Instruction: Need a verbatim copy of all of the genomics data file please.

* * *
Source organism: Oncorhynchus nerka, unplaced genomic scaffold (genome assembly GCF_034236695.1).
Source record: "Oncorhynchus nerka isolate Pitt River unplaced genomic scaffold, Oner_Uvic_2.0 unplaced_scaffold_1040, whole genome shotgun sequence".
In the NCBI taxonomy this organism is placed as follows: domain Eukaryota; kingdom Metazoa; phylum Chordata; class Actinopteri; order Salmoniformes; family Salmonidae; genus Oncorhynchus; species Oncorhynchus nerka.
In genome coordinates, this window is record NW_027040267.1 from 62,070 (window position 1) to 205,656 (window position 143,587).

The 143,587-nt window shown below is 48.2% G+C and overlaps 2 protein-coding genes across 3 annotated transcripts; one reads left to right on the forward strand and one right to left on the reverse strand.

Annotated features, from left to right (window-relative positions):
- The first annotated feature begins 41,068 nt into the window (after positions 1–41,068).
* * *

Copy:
Source organism: Oncorhynchus nerka, unplaced genomic scaffold (genome assembly GCF_034236695.1).
Source record: "Oncorhynchus nerka isolate Pitt River unplaced genomic scaffold, Oner_Uvic_2.0 unplaced_scaffold_1040, whole genome shotgun sequence".
In the NCBI taxonomy this organism is placed as follows: domain Eukaryota; kingdom Metazoa; phylum Chordata; class Actinopteri; order Salmoniformes; family Salmonidae; genus Oncorhynchus; species Oncorhynchus nerka.
In genome coordinates, this window is record NW_027040267.1 from 62,070 (window position 1) to 205,656 (window position 143,587).

The 143,587-nt window shown below is 48.2% G+C and overlaps 2 protein-coding genes across 3 annotated transcripts; one reads left to right on the forward strand and one right to left on the reverse strand.

Annotated features, from left to right (window-relative positions):
- The first annotated feature begins 41,068 nt into the window (after positions 1–41,068).